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  4. Really neat to have a pond with water lilies in your garden! (and a great blue heron in the off season?) — from my perspective here the high desert.

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    • Yes, my only regret about the pond is that I didn’t build it sooner! We have water birds (herons, of various sorts) all the time as there are creeks through Austin-proper and lakes nearby. The birds like goldfish. 🙂

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  5. Love that last picture of the two lilies together. They look beautiful and I like how the Wanvisa holds its flower so high above the water. I had to do a double take when I read that Rain lilies thrive in sun, but now I understand why they are so-called. Your Winecup is a delightful flower with such a lovely shape and glorious colour. Enjoy!

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    • Thanks! I notice that sometimes the lilies do that–lift high from the surface of the water and then at other times (most of the times, actually), they float on the surface. Ether way, I like’em!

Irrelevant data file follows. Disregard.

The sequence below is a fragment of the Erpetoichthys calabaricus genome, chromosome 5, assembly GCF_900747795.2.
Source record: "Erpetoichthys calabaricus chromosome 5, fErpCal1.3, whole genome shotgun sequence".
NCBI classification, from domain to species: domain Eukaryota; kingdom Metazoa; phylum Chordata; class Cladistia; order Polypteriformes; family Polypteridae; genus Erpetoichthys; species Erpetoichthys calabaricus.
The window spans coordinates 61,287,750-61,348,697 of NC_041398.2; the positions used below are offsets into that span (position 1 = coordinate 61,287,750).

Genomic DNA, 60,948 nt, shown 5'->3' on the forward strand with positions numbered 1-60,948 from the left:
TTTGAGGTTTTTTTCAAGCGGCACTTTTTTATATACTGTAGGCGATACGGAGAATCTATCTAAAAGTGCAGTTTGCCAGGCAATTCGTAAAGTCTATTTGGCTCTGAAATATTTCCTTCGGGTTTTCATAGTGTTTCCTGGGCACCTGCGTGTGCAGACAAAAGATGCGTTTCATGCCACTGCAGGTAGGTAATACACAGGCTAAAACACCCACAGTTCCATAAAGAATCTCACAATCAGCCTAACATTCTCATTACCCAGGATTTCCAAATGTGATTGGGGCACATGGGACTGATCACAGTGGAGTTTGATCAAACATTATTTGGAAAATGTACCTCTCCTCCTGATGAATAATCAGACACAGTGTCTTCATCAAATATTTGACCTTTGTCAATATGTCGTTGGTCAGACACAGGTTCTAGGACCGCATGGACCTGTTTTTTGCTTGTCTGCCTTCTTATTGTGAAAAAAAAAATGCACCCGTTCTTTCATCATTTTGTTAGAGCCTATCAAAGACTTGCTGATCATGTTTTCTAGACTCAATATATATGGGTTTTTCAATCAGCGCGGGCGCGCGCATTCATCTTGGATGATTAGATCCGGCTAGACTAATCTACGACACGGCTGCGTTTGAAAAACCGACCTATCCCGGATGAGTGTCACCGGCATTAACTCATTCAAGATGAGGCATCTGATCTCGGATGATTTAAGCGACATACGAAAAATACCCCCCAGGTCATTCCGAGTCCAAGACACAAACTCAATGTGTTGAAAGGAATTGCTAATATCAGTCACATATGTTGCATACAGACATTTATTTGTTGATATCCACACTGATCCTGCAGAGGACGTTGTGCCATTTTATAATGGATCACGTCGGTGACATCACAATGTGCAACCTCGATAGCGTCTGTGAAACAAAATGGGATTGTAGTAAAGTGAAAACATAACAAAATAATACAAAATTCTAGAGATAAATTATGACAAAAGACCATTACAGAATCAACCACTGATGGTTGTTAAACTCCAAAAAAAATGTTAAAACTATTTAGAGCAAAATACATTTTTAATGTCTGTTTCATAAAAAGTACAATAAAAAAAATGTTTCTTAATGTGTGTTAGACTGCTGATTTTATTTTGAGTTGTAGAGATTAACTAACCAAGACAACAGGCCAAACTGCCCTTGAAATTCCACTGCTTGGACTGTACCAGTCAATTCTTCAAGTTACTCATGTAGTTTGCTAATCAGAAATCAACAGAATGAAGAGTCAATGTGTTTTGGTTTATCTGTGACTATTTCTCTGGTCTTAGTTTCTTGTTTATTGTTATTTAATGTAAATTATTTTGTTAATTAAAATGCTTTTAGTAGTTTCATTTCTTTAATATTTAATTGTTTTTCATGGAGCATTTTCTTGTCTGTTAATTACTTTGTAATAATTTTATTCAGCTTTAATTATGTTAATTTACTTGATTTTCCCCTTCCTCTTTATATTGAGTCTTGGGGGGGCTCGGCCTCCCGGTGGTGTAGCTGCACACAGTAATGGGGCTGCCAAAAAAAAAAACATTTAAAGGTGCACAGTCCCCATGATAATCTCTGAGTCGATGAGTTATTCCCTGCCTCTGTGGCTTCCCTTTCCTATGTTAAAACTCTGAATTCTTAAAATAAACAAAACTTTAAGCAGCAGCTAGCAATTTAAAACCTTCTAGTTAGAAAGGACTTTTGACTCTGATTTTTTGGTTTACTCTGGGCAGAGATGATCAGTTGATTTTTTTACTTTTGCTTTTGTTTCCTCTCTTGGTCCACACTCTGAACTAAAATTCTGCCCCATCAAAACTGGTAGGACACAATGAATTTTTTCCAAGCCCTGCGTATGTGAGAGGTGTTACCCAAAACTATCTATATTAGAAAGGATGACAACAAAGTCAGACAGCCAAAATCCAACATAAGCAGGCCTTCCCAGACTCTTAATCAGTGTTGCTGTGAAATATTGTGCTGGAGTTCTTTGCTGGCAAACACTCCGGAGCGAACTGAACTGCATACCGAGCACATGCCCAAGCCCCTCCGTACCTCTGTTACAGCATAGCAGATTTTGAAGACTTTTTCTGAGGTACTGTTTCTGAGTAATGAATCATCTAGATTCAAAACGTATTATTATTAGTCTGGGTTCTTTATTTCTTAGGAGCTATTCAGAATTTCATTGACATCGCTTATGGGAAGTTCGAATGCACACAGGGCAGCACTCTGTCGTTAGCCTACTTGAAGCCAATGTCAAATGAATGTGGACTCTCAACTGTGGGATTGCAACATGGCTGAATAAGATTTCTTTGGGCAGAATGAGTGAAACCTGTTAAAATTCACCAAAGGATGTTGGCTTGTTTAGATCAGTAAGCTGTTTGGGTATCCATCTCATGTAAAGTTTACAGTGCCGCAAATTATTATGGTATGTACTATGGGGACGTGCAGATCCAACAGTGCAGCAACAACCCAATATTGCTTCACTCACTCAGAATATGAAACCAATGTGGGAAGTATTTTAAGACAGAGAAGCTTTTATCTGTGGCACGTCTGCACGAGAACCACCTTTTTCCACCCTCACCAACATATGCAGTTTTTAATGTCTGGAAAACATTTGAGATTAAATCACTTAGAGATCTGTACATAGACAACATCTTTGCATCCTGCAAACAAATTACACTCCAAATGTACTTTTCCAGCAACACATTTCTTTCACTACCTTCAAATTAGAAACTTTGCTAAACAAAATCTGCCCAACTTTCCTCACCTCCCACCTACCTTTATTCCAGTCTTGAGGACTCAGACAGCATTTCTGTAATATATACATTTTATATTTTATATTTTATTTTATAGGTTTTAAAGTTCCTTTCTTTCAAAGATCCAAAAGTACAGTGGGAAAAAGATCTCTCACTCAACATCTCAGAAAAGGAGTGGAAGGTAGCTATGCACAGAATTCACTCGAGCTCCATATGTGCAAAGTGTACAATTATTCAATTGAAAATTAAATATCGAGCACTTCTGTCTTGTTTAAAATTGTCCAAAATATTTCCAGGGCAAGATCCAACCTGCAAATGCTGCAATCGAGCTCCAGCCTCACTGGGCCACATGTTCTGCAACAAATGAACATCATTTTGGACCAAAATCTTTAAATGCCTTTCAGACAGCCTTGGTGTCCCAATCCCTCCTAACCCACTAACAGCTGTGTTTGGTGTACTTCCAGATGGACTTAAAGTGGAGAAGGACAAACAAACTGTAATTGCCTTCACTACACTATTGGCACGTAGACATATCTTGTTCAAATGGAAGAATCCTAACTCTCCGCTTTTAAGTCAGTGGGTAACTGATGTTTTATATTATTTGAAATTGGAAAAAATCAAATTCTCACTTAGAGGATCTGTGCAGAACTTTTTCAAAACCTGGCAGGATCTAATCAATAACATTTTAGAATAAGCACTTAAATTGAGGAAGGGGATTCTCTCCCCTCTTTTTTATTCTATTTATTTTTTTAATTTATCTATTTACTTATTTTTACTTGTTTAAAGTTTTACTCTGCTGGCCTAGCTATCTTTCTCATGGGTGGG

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  6. Your first photo is one of the best I’ve seen of the involucels on the winecup. I finally figured out that the presence or absence of those little bract-like thingies is the way to distinguish our two native species. I’d never seen the standing winecup until this year — both varieties are lovely.

    Have you tried native rain lilies in your garden? The word is that they don’t require much to get started. The planting instructions I’ve seen were essentially “throw the seeds on the ground.” I’ve also read that the seeds don’t remain viable forever, and that they’re best planted when fresh. If you’d like to give it a try, and don’t have any where you are, I’d be glad to collect seeds for you if I can find them. A year ago I had nearly a cupful, and couldn’t find anyone who wanted them, so I took them back to the Galveston cemetery where I’d gathered them, and scattered them about. They don’t mow down there until everything is finished blooming, so the lilies had a chance.

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    • That’s interesting about the differences between the winecups. I’ve just always paid attention to the growth habit–one (mine) sprawls, the other is upright. You’re right that the native rain lilies are, no doubt, the more congenial to grow. And YES!, if you have extra seeds at some point, I’d love to have some. Thanks so much!